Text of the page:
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Senior Correspondent

Losing the Election, and Winning the Fight Against the Death Penalty

Two years ago Californians were engaged in a serious political battle over whether to end executions in this state. The suggested alternative was life in prison without the possibility of parole. The State’s most dangerous criminals are confined in 8 by 10 cells in the Pelican Bay facility. These SHU cells (Secure Housing Units) hold prisoners in total solitary confinement for an average of eight years. Some prisoners have been confined for over 20 years. But that is what the referendum would have mandated. Hardly a happy alternative.

And yet, the proposition lost at the ballot box 53% to 47%. In a series of conversations with those who had worked for months in an effort to get the proposition passed, I found a grim sense of defeat. But perhaps the sadness might have been a bit premature. Was the object of the effort only to change the law, or was there a larger goal: to do away with executions? If the answer is the second, the proponents of the proposition may have won a significant victory — at least for the time being. There have been no executions in California since the vote, and now there is the likelihood that neither the gas chamber nor lethal injection — the alternatives given the condemned — will be used any time in the near future. The last execution to take place in California was eight years ago, and the chances are slim that the judicial tangle blocking all future executions will be resolved for some time.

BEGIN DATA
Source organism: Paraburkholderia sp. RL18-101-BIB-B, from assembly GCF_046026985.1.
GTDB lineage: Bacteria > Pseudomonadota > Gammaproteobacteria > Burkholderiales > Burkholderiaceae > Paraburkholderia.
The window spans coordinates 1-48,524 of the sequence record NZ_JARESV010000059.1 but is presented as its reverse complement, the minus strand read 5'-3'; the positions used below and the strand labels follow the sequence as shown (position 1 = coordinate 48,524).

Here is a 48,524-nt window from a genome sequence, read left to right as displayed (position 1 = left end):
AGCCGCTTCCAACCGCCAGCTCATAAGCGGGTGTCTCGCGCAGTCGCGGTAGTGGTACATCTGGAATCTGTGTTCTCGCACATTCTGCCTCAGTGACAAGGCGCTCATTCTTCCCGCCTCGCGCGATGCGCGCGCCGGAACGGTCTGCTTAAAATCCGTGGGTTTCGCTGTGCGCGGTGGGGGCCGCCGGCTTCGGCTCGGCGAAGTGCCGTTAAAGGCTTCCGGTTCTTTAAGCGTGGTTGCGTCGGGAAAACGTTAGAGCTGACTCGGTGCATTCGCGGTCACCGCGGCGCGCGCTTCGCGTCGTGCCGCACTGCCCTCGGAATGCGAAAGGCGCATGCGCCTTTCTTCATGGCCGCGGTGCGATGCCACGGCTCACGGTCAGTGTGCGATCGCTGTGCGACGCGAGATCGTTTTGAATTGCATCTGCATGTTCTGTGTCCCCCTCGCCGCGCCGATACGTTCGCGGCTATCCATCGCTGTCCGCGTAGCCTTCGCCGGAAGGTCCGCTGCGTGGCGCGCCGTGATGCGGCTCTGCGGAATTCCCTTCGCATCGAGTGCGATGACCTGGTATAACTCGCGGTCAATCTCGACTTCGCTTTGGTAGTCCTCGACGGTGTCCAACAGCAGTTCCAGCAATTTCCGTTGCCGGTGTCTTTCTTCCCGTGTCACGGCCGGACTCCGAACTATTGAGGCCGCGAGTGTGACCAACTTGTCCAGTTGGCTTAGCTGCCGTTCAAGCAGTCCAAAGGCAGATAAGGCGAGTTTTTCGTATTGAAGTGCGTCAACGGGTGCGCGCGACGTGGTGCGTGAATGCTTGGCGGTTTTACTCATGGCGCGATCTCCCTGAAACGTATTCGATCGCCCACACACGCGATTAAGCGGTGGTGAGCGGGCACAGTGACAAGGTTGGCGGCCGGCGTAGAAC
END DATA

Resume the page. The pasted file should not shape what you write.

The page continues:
The question is not whether those on death row are really nice persons who deserve another chance at life. As of 2013, there are 741 offenders on death row including 20 women. Of those, 126 involved torture before murder, 173 killed children, and 44 murdered police officers. The issue is whether the death penalty, as practiced in California, violates the cruel and unusual punishment provision in the Constitution. As of now the 9th Circuit Court has blocked all executions until there is some resolution to California’s procedure. There seems to be an argument about the right combination of chemicals. In the meantime, moral objections to the death penalty will continue to escalate.

Almost all of us view capital punishment from a safe distance. It might be different if we were actually to see life taken by any of the prevailing methods. Victor Hugo, in Les Miserables, puts it this way. One may feel a certain indifference to the death penalty so long as one has not seen a guillotine with one’s own eyes; but if one encounters one of them, the shock is violent, one is forced to decide. The guillotine does not permit you to remain neutral, and he who sees it shivers with the most mysterious of shivers. The scaffold devours, it eats flesh, it drinks blood.

There are no humane forms of execution, but we still employ hanging, the firing squad, the electric chair, the gas chamber, and lethal injection in the belief that these are kinder painless ways to die. Since we no longer tear people limb from limb, or burn them to death, we believe we are more compassionate than our forbears. But is our squeamishness little more than an illusion? Government- sanctioned killing is still a form of murder, and no nicer method hides the reality.

For now there is a long pause in executions, at least in this one state. While the referendum was lost, perhaps the real battle has been won — or at least there is now a truce, giving us time to reconsidered the moral impact of taking a life—any life.

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